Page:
Insomnia is a common psychological consequence of trauma.
Even before COVID-19 penetrated the US seven months ago, chronic sleep conditions were on the rise. Pharmuical countermeasures often come with their own risks and setbacks, which is why so many medical professionals elect mindfulness as a way to mitigate sleepless nights
Insomnia symptomatology is wide-ranging and dependent on many different underlying causes. Mental unwellness might be the most prominent among these.
According to a new study, published in the Journal of Sleep Research an optimistic disposition facilities both longevity and quality sleep.
“Attitudes and expectations of people towards their lives are essential to future health outcomes. Growing evidence has linked dispositional optimism to beneficial health outcomes, such as exceptional longevity, healthy aging and better sleep quality,” the research team from the Medical University of Vienna’s Division of Epidemiology reports. “Promoting dispositional optimism could represent a simple and accessible strategy to improve sleep quality and lower insomnia risk, with downstream beneficial health effects. Further research is needed to clarify the prevention potential of interventions targeting this mental trait.”
The authors arrived at their results after analyzing data gathered in 2017 via an online survey about sleep health, work-life balance, and habits participants practiced before bed.
Among the 1,004 Austrians featured in the report, the probability of suffering from sleep disorders and/or insomnia was roughly 70% lower among optimistic participants than it was among pessimistic respondents.
“Results were similar for all four definitions of insomnia and differed slightly between men and women. Happiness, depression, and health status confounded the association, whereas lifestyle did not,” the authors continued.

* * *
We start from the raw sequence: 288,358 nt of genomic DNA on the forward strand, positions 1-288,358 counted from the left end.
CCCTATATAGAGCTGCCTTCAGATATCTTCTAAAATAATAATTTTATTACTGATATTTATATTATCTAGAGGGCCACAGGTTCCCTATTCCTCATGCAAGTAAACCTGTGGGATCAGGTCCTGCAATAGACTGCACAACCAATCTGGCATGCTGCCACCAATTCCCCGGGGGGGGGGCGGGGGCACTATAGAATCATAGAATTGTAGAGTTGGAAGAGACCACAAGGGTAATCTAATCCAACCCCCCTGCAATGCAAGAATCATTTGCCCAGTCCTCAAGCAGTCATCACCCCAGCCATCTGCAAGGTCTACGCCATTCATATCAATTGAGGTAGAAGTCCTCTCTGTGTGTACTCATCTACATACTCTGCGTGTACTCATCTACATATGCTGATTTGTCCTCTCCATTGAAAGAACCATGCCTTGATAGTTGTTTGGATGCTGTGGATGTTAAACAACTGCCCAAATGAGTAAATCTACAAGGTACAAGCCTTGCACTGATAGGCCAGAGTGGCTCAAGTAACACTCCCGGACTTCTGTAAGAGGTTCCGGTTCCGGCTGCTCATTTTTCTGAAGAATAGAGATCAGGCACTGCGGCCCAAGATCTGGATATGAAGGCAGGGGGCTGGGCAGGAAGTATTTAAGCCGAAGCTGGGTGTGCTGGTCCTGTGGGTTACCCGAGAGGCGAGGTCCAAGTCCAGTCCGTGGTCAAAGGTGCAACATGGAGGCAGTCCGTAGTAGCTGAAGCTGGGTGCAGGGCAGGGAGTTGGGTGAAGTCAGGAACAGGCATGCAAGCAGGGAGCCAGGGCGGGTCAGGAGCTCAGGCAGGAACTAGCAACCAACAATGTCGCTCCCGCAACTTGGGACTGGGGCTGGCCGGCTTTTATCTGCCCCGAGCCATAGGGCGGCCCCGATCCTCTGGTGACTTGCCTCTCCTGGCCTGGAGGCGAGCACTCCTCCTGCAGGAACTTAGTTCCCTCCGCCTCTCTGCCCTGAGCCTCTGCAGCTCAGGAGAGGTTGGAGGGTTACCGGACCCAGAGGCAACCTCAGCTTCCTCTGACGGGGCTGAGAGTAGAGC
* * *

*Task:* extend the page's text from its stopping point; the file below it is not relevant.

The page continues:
Participants who not only evidenced a buoyant outlook but employed mindfulness exercises enjoy the most positive outcomes of all the outcomes observed in the study.
Previously conducted research has shown that positive affect poses major changes to adaptive behaviors and cognitive responses linked with greater flexibility, problem-solving capacity and an efficient elaboration of negative information.
The outlook can be defined as one of two ways.
Dispositional optimism denotes positive expectations for one’s future, while explanatory style refers to one’s ability to process and administer bad news. Each has been associated with advantageous effects on hypertension, blood pressure, weight, circulation, cognition, and quality sleep.
Although the results were robust, the researchers behind the new report were unable to identify the exact mechanism informing the correlation.
The Best Positive Self Method, which is an exercise wherein subscribers take time out of their day to envision a world wherein all of their aspirations have been realized, yielded an undeniable boost to sufficient rest.
Experts recommend toddlers receive ten to thirteen hours of sleep per day, adolescence receive nine to eleven hours of sleep per day, teens receive eight to ten hours a day and adults receive between seven to nine hours of sleep per day.
“Happiness, depression and a good health status confounded the effect in our study, with happiness accounting for much of the lower odds of insomnia among highly optimistic individuals. Optimism most likely acts on insomnia symptoms through a combination of psychological, behavioral and biological pathways. The Broaden‐and‐Build Theory proposes that positive emotions, which are associated with optimism, enhance physical‐, intellectual‐ and social resources through the broadening of the action‐thought repertoire,” the authors conclude.